NWSC Comments Regarding S.1240

Dear Chairman Wyden, Ranking Member Murkowski, and Senate ENR Committee Members: 

The Nuclear Waste Strategy Coalition (NWSC)* appreciates your continued commitment to advance the nuclear waste policy debate with introduction of S.1240, the “Nuclear Waste Administration Act of 2013.” We offer the following comments for the record. 

Upon reviewing the specific changes from the prior “Discussion Draft” to the current bill as introduced, we were pleased to see improvements in a few significant areas (e.g., removal of statutory “linkage” between pilot storage facilities and progress on a repository; and removal of three federal officials as designated appointees to the Nuclear Waste Oversight Board). It is an unusual and appreciated step for Congress to seek comment on draft legislation, and the revised language is responsive to concerns raised by stakeholders in certain areas. However, we must be clear that additional improvements are necessary to truly create a “sustainable, participatory process for managing nuclear waste,” as intended by the bill’s authors. Respectfully, we outline key areas requiring additional attention below.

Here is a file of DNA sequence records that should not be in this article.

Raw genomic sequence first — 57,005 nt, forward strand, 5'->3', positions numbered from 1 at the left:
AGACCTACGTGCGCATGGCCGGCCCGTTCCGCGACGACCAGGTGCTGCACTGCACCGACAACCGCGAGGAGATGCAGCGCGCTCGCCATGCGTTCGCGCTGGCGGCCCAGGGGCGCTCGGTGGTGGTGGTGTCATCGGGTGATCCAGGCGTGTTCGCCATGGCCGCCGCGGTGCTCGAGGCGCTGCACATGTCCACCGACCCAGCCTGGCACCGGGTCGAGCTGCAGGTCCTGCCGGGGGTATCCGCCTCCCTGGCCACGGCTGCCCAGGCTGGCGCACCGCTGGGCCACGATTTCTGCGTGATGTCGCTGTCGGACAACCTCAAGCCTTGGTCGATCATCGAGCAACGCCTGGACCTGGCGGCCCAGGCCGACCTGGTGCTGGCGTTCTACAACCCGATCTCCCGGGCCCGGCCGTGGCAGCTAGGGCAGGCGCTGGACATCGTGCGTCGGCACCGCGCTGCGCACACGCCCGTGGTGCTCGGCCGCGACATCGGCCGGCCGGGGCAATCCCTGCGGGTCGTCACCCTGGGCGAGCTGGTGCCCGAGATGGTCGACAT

Settlement Provision (Sec 406(b)(1))